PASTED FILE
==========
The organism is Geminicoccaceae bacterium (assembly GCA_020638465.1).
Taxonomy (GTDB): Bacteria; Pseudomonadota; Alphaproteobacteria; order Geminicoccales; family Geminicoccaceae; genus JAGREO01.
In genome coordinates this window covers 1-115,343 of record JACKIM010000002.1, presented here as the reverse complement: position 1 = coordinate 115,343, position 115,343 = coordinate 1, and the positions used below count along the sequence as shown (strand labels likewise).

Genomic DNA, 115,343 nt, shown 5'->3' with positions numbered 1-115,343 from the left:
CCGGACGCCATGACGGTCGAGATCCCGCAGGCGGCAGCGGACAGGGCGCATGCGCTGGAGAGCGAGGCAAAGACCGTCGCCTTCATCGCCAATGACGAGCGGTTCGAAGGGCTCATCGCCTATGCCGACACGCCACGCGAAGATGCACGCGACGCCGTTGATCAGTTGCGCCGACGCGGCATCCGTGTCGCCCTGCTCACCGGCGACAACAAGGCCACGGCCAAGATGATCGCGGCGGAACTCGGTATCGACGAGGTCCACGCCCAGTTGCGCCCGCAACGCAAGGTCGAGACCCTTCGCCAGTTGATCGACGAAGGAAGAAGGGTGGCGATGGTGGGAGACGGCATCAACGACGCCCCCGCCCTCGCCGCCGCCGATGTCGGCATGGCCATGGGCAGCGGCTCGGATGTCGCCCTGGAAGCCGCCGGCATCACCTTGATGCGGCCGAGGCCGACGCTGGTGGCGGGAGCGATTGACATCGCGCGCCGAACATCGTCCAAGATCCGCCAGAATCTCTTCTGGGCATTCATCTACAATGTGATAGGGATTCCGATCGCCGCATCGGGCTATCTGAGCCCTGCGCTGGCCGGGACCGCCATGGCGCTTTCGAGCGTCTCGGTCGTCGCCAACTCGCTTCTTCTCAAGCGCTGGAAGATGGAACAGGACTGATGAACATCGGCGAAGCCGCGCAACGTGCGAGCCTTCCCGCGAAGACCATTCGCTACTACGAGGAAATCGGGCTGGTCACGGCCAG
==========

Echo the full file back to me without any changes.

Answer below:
The organism is Geminicoccaceae bacterium (assembly GCA_020638465.1).
Taxonomy (GTDB): Bacteria; Pseudomonadota; Alphaproteobacteria; order Geminicoccales; family Geminicoccaceae; genus JAGREO01.
In genome coordinates this window covers 1-115,343 of record JACKIM010000002.1, presented here as the reverse complement: position 1 = coordinate 115,343, position 115,343 = coordinate 1, and the positions used below count along the sequence as shown (strand labels likewise).

Genomic DNA, 115,343 nt, shown 5'->3' with positions numbered 1-115,343 from the left:
CCGGACGCCATGACGGTCGAGATCCCGCAGGCGGCAGCGGACAGGGCGCATGCGCTGGAGAGCGAGGCAAAGACCGTCGCCTTCATCGCCAATGACGAGCGGTTCGAAGGGCTCATCGCCTATGCCGACACGCCACGCGAAGATGCACGCGACGCCGTTGATCAGTTGCGCCGACGCGGCATCCGTGTCGCCCTGCTCACCGGCGACAACAAGGCCACGGCCAAGATGATCGCGGCGGAACTCGGTATCGACGAGGTCCACGCCCAGTTGCGCCCGCAACGCAAGGTCGAGACCCTTCGCCAGTTGATCGACGAAGGAAGAAGGGTGGCGATGGTGGGAGACGGCATCAACGACGCCCCCGCCCTCGCCGCCGCCGATGTCGGCATGGCCATGGGCAGCGGCTCGGATGTCGCCCTGGAAGCCGCCGGCATCACCTTGATGCGGCCGAGGCCGACGCTGGTGGCGGGAGCGATTGACATCGCGCGCCGAACATCGTCCAAGATCCGCCAGAATCTCTTCTGGGCATTCATCTACAATGTGATAGGGATTCCGATCGCCGCATCGGGCTATCTGAGCCCTGCGCTGGCCGGGACCGCCATGGCGCTTTCGAGCGTCTCGGTCGTCGCCAACTCGCTTCTTCTCAAGCGCTGGAAGATGGAACAGGACTGATGAACATCGGCGAAGCCGCGCAACGTGCGAGCCTTCCCGCGAAGACCATTCGCTACTACGAGGAAATCGGGCTGGTCACGGCCAG